The last thing to consider is bandwidth, which reflects how much data your web host can transfer. The more restricted your bandwidth is, the longer data will take to transfer and the slower your website will load. You should calculate how much bandwidth you’ll need by using expert guidance to determine the right hosting plan for you.
Files Sizes and Types
The larger the file sizes are on your website, the longer your website will take to load. One way to overcome this issue is to optimize the files on your website, which will consequently reduce loading speeds considerably.
One way this can be achieved is by minifying your code while optimizing image sizes and formats so your files are lean. If these processes are too technical for you to execute, a web developer will be better equipped to resolve issues.
The other option is to implement a lazy loading solution on your website. This way images will load only when user will reach that part of the website images are included, instead of loading all pictures at once. It can significantly shorten the time needed to enter your site. Read more about this solution in our article: Lazy Loading – What Is It and How Does It Affect SEO?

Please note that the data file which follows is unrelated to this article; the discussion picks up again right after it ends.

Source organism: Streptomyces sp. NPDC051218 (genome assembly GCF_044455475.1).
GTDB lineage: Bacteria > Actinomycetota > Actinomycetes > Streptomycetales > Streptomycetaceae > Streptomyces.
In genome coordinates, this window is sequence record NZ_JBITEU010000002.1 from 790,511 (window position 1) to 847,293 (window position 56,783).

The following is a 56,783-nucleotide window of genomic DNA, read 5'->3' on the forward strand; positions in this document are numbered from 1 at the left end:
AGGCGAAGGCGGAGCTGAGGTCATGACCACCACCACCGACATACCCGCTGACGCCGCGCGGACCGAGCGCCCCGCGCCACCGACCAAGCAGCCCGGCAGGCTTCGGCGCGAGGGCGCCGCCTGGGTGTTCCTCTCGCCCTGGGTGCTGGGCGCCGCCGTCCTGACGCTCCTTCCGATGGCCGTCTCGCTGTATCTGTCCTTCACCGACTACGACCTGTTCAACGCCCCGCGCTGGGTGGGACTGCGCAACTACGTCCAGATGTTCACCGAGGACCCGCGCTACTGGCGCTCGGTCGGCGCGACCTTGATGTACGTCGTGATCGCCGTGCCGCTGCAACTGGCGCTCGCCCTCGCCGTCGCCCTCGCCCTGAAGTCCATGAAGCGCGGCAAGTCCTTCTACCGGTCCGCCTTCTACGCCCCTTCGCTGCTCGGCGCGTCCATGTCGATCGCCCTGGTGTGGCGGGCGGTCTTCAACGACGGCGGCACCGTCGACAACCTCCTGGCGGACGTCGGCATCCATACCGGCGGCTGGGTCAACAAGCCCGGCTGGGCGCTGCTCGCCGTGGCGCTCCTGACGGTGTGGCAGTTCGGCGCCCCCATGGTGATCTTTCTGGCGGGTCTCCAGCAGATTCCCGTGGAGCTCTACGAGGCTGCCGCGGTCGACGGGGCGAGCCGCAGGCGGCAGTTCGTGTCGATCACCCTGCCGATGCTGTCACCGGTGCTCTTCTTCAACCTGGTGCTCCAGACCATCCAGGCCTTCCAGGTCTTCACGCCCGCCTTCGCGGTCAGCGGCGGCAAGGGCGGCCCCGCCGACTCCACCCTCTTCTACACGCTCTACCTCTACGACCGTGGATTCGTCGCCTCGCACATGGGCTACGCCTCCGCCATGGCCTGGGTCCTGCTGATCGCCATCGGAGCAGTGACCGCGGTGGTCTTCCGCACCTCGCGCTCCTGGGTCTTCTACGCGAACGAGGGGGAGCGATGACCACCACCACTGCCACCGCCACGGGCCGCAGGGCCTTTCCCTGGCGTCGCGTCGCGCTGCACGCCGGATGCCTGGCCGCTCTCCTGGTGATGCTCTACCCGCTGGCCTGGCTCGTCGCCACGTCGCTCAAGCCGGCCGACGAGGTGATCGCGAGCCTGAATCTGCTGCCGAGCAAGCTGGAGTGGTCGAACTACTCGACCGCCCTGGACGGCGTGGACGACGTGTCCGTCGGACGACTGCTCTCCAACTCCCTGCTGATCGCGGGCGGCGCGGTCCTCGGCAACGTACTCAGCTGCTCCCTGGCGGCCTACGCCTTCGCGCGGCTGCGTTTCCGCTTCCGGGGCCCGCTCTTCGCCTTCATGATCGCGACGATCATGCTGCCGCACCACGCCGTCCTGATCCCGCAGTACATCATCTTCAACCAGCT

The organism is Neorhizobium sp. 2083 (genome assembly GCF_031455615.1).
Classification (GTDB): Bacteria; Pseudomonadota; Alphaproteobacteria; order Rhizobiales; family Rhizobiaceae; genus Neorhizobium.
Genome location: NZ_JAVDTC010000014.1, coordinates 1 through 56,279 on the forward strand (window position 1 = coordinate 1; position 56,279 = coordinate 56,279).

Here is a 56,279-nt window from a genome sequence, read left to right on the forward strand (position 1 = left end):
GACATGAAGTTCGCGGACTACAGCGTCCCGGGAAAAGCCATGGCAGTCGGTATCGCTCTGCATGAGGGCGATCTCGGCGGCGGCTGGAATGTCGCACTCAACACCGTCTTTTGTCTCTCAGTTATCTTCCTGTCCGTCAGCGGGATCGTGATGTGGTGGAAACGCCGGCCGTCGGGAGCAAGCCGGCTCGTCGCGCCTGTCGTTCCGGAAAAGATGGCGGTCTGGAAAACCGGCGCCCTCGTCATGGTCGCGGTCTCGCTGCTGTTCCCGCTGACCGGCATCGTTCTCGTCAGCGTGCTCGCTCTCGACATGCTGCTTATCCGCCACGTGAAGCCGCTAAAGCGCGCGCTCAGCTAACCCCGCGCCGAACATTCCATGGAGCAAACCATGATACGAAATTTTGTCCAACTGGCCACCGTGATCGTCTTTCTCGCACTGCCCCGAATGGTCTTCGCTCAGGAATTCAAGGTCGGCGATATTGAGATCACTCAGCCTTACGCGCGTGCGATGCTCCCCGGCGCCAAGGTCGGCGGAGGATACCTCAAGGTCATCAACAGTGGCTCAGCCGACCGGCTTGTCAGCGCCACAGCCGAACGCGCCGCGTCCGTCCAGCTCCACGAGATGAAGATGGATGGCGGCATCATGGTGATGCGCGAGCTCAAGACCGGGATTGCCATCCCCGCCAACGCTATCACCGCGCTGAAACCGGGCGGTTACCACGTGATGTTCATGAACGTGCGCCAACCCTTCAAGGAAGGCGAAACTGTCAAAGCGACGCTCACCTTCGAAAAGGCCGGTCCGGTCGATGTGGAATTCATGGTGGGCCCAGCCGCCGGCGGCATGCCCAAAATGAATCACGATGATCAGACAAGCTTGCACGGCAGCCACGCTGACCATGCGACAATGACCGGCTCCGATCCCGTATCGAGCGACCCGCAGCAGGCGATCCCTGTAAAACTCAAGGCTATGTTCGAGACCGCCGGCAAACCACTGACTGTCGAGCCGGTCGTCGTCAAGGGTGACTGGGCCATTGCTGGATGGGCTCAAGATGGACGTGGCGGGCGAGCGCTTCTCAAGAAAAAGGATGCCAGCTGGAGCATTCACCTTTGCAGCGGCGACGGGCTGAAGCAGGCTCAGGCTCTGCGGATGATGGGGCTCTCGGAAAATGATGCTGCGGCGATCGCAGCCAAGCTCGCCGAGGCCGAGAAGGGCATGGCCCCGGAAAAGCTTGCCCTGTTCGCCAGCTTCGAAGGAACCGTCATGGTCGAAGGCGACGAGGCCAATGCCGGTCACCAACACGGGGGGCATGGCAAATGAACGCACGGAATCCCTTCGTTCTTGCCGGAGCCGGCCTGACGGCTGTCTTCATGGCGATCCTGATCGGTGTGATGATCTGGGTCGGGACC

Add-ons are often incorporated within websites to increase functionality. However, it’s important to realize how they can consume system resources and lead to website visitors experiencing slow loading times.
When an add-on has to load so does the plug-in that’s associated with it. This can delay loading within your prospective customer’s browsers, which is why it’s important to remove any unnecessary add-ons accordingly. Choose your add-ons wisely, and most importantly, disable any that don’t bring value to the consumer experience.
If you’re receiving a substantial volume of traffic to your website, this can have an adverse effect on loading speeds. Naturally, if your server can’t handle the volume of traffic you’re getting, loading times will suffer as a consequence.
As referenced earlier, if your website is receiving a light volume of traffic, 2GB of RAM will be substantial. As your website traffic increases, you should consider changing your hosting package to accommodate the additional traffic you’re receiving.